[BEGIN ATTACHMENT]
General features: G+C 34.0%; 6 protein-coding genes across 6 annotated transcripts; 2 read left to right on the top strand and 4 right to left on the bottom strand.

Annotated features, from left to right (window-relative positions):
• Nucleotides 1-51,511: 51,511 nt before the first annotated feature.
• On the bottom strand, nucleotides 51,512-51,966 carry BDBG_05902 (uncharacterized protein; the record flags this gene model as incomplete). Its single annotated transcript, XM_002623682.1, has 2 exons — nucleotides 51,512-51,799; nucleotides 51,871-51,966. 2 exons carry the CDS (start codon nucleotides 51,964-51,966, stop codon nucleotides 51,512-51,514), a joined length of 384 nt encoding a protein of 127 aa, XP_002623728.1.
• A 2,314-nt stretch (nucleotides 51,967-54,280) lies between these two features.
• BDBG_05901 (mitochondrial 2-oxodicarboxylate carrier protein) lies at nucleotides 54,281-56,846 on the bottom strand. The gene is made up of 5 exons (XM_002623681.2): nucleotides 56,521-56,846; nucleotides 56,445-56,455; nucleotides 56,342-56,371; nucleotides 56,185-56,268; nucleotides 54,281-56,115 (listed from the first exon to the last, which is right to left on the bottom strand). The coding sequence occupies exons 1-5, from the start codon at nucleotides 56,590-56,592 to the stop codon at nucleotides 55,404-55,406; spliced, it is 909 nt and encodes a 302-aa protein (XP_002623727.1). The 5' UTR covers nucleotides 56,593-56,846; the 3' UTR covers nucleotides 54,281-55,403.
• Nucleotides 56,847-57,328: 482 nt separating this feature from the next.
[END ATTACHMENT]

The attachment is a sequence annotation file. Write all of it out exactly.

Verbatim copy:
General features: G+C 34.0%; 6 protein-coding genes across 6 annotated transcripts; 2 read left to right on the top strand and 4 right to left on the bottom strand.

Annotated features, from left to right (window-relative positions):
• Nucleotides 1-51,511: 51,511 nt before the first annotated feature.
• On the bottom strand, nucleotides 51,512-51,966 carry BDBG_05902 (uncharacterized protein; the record flags this gene model as incomplete). Its single annotated transcript, XM_002623682.1, has 2 exons — nucleotides 51,512-51,799; nucleotides 51,871-51,966. 2 exons carry the CDS (start codon nucleotides 51,964-51,966, stop codon nucleotides 51,512-51,514), a joined length of 384 nt encoding a protein of 127 aa, XP_002623728.1.
• A 2,314-nt stretch (nucleotides 51,967-54,280) lies between these two features.
• BDBG_05901 (mitochondrial 2-oxodicarboxylate carrier protein) lies at nucleotides 54,281-56,846 on the bottom strand. The gene is made up of 5 exons (XM_002623681.2): nucleotides 56,521-56,846; nucleotides 56,445-56,455; nucleotides 56,342-56,371; nucleotides 56,185-56,268; nucleotides 54,281-56,115 (listed from the first exon to the last, which is right to left on the bottom strand). The coding sequence occupies exons 1-5, from the start codon at nucleotides 56,590-56,592 to the stop codon at nucleotides 55,404-55,406; spliced, it is 909 nt and encodes a 302-aa protein (XP_002623727.1). The 5' UTR covers nucleotides 56,593-56,846; the 3' UTR covers nucleotides 54,281-55,403.
• Nucleotides 56,847-57,328: 482 nt separating this feature from the next.